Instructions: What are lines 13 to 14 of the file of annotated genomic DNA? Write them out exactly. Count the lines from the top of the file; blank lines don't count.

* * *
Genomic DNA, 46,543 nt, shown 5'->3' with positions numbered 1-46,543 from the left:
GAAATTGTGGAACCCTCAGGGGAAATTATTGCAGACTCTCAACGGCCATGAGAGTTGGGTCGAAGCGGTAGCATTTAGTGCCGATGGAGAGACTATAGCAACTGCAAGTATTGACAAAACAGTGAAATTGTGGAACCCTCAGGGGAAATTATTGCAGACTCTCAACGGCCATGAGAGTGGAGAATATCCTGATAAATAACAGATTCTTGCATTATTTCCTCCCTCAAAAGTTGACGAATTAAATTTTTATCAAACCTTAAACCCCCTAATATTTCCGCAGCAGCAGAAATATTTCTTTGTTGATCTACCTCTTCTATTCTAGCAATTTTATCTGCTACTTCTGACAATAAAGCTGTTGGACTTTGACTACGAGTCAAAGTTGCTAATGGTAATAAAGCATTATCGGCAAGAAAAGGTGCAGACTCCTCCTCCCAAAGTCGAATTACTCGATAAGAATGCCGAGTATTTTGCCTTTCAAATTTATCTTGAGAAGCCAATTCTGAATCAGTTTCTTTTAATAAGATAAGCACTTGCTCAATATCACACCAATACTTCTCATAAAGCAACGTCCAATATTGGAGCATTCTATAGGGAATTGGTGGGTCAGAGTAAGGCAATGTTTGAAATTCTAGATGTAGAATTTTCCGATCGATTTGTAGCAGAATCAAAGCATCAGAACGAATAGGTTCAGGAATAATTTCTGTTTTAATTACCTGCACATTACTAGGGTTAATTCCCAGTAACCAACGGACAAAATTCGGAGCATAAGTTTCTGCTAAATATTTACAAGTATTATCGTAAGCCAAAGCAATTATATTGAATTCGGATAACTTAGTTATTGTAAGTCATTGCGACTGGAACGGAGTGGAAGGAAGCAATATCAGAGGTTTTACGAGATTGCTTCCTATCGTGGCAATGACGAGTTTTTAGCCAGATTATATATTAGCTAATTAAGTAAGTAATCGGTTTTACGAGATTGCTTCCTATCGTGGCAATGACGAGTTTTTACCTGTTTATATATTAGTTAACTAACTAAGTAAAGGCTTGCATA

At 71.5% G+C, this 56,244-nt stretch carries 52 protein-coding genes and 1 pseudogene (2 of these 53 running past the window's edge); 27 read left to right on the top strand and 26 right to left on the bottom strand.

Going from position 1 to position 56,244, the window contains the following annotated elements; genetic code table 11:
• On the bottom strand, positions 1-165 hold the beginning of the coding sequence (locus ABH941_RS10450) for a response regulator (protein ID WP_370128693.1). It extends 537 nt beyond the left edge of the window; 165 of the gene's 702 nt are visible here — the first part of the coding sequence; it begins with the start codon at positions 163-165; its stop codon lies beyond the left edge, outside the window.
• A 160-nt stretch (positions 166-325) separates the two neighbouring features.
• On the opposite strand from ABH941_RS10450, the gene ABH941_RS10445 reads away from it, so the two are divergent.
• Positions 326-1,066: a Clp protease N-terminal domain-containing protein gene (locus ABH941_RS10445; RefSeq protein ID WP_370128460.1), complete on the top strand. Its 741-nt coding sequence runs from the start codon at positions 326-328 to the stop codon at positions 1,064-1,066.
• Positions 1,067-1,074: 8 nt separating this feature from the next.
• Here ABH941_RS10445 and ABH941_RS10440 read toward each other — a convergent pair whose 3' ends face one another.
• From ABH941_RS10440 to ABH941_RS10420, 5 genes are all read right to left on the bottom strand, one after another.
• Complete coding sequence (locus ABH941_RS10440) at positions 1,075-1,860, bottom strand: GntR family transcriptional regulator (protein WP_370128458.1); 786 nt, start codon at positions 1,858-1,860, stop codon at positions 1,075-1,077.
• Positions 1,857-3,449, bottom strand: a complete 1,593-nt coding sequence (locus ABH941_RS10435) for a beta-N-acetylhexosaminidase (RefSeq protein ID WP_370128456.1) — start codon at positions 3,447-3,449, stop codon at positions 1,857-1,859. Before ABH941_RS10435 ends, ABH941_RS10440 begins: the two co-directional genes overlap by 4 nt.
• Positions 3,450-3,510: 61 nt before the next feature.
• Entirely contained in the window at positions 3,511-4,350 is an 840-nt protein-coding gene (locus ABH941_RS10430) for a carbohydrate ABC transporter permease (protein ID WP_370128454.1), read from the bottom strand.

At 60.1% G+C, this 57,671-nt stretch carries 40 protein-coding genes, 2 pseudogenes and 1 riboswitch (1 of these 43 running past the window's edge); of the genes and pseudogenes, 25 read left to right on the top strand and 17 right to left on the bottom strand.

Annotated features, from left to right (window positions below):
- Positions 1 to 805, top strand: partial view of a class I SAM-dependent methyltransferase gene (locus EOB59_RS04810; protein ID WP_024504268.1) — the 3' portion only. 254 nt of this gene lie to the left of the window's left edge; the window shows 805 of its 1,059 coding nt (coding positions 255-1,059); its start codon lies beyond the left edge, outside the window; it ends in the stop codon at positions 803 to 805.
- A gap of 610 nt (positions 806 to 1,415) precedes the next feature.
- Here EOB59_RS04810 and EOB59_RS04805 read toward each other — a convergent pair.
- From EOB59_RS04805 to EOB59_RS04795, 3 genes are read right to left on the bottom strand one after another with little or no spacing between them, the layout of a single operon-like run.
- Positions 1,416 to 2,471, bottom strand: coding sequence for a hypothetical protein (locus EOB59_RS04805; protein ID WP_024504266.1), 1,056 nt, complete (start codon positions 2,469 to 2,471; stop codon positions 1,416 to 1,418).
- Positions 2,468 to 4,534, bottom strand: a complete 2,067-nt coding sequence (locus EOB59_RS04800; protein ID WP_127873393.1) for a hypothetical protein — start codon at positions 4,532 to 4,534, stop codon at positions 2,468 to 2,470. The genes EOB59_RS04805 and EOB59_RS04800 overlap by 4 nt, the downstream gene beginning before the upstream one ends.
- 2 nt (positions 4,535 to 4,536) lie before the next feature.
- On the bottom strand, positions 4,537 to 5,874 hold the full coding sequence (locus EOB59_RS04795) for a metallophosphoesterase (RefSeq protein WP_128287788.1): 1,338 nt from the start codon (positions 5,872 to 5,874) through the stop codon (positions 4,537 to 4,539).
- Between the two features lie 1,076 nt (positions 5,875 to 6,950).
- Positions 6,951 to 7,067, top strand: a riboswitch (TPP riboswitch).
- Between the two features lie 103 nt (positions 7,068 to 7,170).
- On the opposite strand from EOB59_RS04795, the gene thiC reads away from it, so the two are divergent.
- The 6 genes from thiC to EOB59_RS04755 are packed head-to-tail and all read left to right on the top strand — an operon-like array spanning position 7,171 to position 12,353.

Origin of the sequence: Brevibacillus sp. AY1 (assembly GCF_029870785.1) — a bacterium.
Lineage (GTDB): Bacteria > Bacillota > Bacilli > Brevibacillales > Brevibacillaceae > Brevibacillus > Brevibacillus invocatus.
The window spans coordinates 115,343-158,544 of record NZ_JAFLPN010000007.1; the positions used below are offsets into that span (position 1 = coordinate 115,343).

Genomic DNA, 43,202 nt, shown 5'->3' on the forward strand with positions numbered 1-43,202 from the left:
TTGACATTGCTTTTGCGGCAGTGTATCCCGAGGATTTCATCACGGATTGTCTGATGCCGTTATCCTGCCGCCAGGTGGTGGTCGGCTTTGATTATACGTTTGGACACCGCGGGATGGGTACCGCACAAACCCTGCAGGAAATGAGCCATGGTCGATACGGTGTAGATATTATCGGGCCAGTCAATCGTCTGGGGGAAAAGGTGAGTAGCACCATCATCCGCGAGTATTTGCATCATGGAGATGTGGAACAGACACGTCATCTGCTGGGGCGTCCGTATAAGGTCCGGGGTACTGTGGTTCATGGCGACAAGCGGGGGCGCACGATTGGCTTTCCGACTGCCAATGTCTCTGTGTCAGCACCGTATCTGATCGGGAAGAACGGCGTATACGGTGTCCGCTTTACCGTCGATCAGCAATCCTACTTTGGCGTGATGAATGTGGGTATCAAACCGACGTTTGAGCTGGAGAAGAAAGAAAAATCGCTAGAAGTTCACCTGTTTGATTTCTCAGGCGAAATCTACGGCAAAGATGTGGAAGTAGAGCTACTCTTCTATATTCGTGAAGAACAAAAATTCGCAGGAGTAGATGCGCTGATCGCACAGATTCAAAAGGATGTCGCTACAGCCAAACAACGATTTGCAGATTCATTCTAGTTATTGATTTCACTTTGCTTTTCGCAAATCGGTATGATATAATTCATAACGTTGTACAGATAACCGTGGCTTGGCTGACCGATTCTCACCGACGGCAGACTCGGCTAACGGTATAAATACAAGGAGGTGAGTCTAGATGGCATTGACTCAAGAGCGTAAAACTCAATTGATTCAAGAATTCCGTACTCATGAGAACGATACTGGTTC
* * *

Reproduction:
• Positions 1,857-3,449, bottom strand: a complete 1,593-nt coding sequence (locus ABH941_RS10435) for a beta-N-acetylhexosaminidase (RefSeq protein ID WP_370128456.1) — start codon at positions 3,447-3,449, stop codon at positions 1,857-1,859. Before ABH941_RS10435 ends, ABH941_RS10440 begins: the two co-directional genes overlap by 4 nt.
• Positions 3,450-3,510: 61 nt before the next feature.